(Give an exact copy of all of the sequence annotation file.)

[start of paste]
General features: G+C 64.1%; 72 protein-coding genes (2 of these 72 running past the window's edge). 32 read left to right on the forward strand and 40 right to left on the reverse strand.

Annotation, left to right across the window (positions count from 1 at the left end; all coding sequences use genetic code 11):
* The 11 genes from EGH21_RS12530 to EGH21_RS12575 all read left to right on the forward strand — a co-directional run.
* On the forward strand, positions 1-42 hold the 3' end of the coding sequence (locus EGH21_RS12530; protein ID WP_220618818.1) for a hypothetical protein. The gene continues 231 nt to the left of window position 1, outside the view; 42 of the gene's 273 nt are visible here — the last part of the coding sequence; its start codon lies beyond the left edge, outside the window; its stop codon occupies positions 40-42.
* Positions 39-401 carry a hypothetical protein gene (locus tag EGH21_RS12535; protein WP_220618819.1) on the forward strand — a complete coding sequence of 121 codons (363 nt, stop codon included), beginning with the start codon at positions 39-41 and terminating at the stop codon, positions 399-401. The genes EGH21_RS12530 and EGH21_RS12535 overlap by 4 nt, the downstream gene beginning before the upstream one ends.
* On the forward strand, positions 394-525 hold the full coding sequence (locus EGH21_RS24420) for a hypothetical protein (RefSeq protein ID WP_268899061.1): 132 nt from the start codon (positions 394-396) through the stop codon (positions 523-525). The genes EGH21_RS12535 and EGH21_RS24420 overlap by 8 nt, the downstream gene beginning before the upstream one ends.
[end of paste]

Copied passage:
General features: G+C 64.1%; 72 protein-coding genes (2 of these 72 running past the window's edge). 32 read left to right on the forward strand and 40 right to left on the reverse strand.

Annotation, left to right across the window (positions count from 1 at the left end; all coding sequences use genetic code 11):
* The 11 genes from EGH21_RS12530 to EGH21_RS12575 all read left to right on the forward strand — a co-directional run.
* On the forward strand, positions 1-42 hold the 3' end of the coding sequence (locus EGH21_RS12530; protein ID WP_220618818.1) for a hypothetical protein. The gene continues 231 nt to the left of window position 1, outside the view; 42 of the gene's 273 nt are visible here — the last part of the coding sequence; its start codon lies beyond the left edge, outside the window; its stop codon occupies positions 40-42.
* Positions 39-401 carry a hypothetical protein gene (locus tag EGH21_RS12535; protein WP_220618819.1) on the forward strand — a complete coding sequence of 121 codons (363 nt, stop codon included), beginning with the start codon at positions 39-41 and terminating at the stop codon, positions 399-401. The genes EGH21_RS12530 and EGH21_RS12535 overlap by 4 nt, the downstream gene beginning before the upstream one ends.
* On the forward strand, positions 394-525 hold the full coding sequence (locus EGH21_RS24420) for a hypothetical protein (RefSeq protein ID WP_268899061.1): 132 nt from the start codon (positions 394-396) through the stop codon (positions 523-525). The genes EGH21_RS12535 and EGH21_RS24420 overlap by 8 nt, the downstream gene beginning before the upstream one ends.